Two local branches of the NAACP recently issued a report criticizing the Iowa Civil Rights Commission because of the low percentage of “probable cause” findings in discrimination complaints filed with the agency.   Although the report was issued December 31, it was recently publicized in a series of three stories appearing over the course of one week in the Des Moines Register (February 16, February 20, and February 21). 

The upshot of the report is that the ICRC determined there was “probable cause” discrimination occurred in only 1.5% of the non-housing cases filed during the 15 year period from 1996 to 2001.   The vast majority of non-housing cases involve claims of employment discrimination.    The NAACP claimed Iowa’s “probable cause” rate was much lower than neighboring states of Nebraska (6.4%), Minnesota (8.2%) and Illinois (15.7%)(the full text of the report can be found here).    The NAACP said their study revealed a “systematic dismissal of civil rights complaints at an alarming rate”.

The report was predictably followed by threats of litigation, mea culpas, and finger pointing.   ICRC Executive Director Beth Townsend seemed to agree the probable cause rate was too low, but blamed the huge backlog of cases. The Governor blamed previous administrations for allowing a culture to develop at the ICRC where staffers were not focused on their work. 

Unfortunately, both the NAACP’s criticism, and the defenses by government officials, miss the mark.    While there certainly may be problems at the ICRC, one of them is not a shortage of discrimination claims being pursued against Iowa employers.    Nor is there evidence that meritorious claims are being dismissed.  What the report fails to accurately present is the impact of what is known as the “right to sue” letter.    Unlike many states, the Iowa Civil Rights Act allows a complainant to request the right to sue 60 days after filing a complaint, regardless of the status of the agency’s investigation.    Once the “right to sue” is issued, the ICRC closes the case, and the complainant has the right to file a lawsuit in court.   A complainant with a strong case typically would prefer to pursue the case in court, because of the right to a jury trial, and the ability to recover attorney’s fees.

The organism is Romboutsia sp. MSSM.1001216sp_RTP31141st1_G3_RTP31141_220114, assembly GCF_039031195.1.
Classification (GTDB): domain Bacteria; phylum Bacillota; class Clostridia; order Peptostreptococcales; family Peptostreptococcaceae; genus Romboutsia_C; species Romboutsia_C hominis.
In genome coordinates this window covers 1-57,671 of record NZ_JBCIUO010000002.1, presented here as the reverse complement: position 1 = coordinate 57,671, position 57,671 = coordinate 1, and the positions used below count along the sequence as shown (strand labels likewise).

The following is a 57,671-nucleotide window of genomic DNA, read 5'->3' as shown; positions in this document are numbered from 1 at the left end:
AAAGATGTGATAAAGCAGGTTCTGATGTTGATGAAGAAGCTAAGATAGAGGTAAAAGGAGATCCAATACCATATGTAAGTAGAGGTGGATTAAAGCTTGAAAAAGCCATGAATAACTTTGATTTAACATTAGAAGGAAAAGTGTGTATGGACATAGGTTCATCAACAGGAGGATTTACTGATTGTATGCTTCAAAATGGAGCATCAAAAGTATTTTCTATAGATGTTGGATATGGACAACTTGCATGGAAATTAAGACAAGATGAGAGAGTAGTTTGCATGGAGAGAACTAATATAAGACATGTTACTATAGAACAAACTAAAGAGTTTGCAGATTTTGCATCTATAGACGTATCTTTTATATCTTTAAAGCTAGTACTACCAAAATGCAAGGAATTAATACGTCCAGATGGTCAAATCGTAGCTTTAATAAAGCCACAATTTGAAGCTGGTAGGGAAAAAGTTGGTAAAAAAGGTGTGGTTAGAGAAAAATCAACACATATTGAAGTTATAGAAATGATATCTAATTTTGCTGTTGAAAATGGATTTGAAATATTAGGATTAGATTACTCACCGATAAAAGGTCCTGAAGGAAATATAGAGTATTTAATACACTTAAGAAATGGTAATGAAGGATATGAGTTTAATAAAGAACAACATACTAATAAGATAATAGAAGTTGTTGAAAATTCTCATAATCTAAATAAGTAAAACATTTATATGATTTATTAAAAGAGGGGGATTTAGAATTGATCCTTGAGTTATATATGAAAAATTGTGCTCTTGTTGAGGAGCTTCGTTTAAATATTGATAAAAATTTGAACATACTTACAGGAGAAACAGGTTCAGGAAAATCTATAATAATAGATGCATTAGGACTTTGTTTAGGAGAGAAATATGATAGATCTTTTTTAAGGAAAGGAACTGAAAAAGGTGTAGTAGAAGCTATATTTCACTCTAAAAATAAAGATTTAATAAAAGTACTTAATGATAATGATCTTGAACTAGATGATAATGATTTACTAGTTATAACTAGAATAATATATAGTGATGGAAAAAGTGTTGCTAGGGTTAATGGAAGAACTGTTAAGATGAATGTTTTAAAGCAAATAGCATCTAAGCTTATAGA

Thus, the reason the ICRC issues so few findings of probable cause has very little to do with the agency itself. Rather, it is because the best cases have already been taken out of the system and are being pursued in court.    What the ICRC is left with are those cases where the complainant is not able to find an attorney to take on the claim, usually because it lacks merit or there is little economic harm.   This represents not a failure of the system, but is precisely how it was designed. 

A more accurate presentation of the impact of discrimination claims would be to treat the issuance of a right to sue letter the same as a finding of probable cause.    Using this approach, the statistics presented in the NAACP report from 2006-2011 show that, on average, 11.8% of claims result in either a probable cause finding or a right to sue.  Rather than the lowest, this is actually the second highest rate among neighboring states.     

The NAACP report appears to be more of an effort to score political points than to address the real issues impacting the enforcement of the discrimination laws.    I suspect most employees and employers would agree that the existing hybrid system of public and private enforcement is more effective than charging a government agency with pursuing all the claims.   If the ICRC cannot handle its existing workload, what would happen if hundreds of additional cases that are now pursued in court would remain within its jurisdiction?